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Client and Office from asp.net

P: n/a
I have an internal asp.net 2.0 web application where we display the contents
of various files using Response.ContentType and Response.WriteFile()
settings and it works great for .doc, .xls, etc. files. Now the users want
to be able to open them in their native programs (Microsoft Word, Excel,
etc.). I have done this with ActiveX before, but the company has moved to
Office 2007 and I'm not sure the same process will work for the new docx,
xlsx, etc. files. Can anyone give me some ideas on the best way to handle
this? All users have Microsoft Office. Thanks.

David
Jun 27 '08 #1
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7 Replies


P: n/a
You should add Content-Disposition to the header.
Like this Content-Disposition: attachment; filename="file.pdf"

So in C# code it's Response.AddHeader("Content-Disposition", "attachment;
filename=\"file.pdf\"");
And then do Response.WriteFile

Browser will be forced (thanks to "attachment" word) to pop up a window
offering to save file or open it in application.
George.
"David C" <dl*****@lifetimeinc.comwrote in message
news:ef**************@TK2MSFTNGP06.phx.gbl...
>I have an internal asp.net 2.0 web application where we display the
contents of various files using Response.ContentType and
Response.WriteFile() settings and it works great for .doc, .xls, etc.
files. Now the users want to be able to open them in their native programs
(Microsoft Word, Excel, etc.). I have done this with ActiveX before, but
the company has moved to Office 2007 and I'm not sure the same process will
work for the new docx, xlsx, etc. files. Can anyone give me some ideas on
the best way to handle this? All users have Microsoft Office. Thanks.

David

Jun 27 '08 #2

P: n/a
George,
Thank you for that info. However, it still does not open in the native
program (Microsoft Word, Microsoft Excel, etc.). It opens it in the browser
where it cannot be edited.

David
"George Ter-Saakov" <gt****@cardone.comwrote in message
news:%2****************@TK2MSFTNGP05.phx.gbl...
You should add Content-Disposition to the header.
Like this Content-Disposition: attachment; filename="file.pdf"

So in C# code it's Response.AddHeader("Content-Disposition", "attachment;
filename=\"file.pdf\"");
And then do Response.WriteFile

Browser will be forced (thanks to "attachment" word) to pop up a window
offering to save file or open it in application.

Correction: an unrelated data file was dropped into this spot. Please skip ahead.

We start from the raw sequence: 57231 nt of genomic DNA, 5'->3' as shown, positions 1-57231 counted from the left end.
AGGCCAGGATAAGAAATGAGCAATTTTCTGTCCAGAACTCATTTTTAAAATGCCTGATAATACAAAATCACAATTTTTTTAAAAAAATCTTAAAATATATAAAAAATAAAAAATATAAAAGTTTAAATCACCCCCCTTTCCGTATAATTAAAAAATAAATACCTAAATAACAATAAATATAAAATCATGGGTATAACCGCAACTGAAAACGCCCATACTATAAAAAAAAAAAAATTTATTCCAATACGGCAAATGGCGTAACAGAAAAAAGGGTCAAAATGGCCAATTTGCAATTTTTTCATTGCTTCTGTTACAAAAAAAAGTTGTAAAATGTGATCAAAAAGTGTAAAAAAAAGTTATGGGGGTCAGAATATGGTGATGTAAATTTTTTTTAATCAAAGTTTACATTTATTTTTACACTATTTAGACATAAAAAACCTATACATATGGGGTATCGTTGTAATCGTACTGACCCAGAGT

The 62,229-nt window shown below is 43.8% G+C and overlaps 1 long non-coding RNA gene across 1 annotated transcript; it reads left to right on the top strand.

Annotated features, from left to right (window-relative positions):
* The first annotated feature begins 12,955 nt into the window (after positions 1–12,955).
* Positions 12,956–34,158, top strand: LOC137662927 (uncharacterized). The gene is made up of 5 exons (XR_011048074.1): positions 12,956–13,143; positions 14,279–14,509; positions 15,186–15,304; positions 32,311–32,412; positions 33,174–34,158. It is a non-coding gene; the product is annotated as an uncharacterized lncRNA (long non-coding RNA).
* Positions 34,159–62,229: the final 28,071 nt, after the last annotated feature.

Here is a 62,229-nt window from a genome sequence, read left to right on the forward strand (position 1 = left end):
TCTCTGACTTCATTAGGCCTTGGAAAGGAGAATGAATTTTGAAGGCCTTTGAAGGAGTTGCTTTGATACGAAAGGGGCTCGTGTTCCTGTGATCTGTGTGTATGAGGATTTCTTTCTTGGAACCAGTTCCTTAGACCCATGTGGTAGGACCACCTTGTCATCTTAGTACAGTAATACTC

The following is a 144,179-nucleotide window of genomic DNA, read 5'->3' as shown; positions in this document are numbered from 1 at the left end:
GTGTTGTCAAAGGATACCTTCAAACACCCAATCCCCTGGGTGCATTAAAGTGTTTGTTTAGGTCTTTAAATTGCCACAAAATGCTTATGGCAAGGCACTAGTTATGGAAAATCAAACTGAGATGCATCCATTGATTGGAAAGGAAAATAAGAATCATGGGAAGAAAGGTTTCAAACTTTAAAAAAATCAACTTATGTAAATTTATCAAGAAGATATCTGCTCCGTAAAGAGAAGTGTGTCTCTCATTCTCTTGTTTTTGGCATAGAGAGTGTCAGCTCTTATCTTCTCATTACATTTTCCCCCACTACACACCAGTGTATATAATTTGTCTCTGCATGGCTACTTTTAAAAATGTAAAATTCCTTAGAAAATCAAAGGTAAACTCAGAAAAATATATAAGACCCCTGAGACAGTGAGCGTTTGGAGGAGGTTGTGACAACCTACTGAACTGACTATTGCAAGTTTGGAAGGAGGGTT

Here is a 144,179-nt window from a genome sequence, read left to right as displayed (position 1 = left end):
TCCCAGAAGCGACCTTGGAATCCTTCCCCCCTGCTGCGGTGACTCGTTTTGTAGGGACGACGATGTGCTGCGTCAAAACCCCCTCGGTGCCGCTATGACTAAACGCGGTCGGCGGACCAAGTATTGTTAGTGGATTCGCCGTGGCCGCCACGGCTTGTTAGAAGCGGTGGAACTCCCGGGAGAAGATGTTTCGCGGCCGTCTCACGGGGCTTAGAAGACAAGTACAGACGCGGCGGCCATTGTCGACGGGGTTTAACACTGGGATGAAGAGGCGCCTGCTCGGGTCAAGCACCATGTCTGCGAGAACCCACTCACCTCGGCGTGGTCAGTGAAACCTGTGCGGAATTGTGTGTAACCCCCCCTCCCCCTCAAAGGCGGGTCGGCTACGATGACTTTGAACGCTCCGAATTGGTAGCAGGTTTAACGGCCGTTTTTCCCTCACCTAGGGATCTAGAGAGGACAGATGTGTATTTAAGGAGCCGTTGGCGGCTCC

George.
"David C" <dl*****@lifetimeinc.comwrote in message
news:ef**************@TK2MSFTNGP06.phx.gbl...
>>I have an internal asp.net 2.0 web application where we display the
contents of various files using Response.ContentType and
Response.WriteFile() settings and it works great for .doc, .xls, etc.
files. Now the users want to be able to open them in their native
programs (Microsoft Word, Excel, etc.). I have done this with ActiveX
before, but the company has moved to Office 2007 and I'm not sure the same
process will work for the new docx, xlsx, etc. files. Can anyone give me
some ideas on the best way to handle this? All users have Microsoft
Office. Thanks.

David


Jun 27 '08 #3

P: n/a
Show me the code.....

PS: There was a bug in IE 5.01 and it ignored the "attachment" .... But I
hope it's not the case here. Since we already have IE 7.

George.
"David C" <dl*****@lifetimeinc.comwrote in message
news:u4**************@TK2MSFTNGP06.phx.gbl...
George,
Thank you for that info. However, it still does not open in the native
program (Microsoft Word, Microsoft Excel, etc.). It opens it in the
browser where it cannot be edited.

David
"George Ter-Saakov" <gt****@cardone.comwrote in message
news:%2****************@TK2MSFTNGP05.phx.gbl...
>You should add Content-Disposition to the header.
Like this Content-Disposition: attachment; filename="file.pdf"

So in C# code it's Response.AddHeader("Content-Disposition", "attachment;
filename=\"file.pdf\"");
And then do Response.WriteFile

Browser will be forced (thanks to "attachment" word) to pop up a window
offering to save file or open it in application.
George.
"David C" <dl*****@lifetimeinc.comwrote in message
news:ef**************@TK2MSFTNGP06.phx.gbl...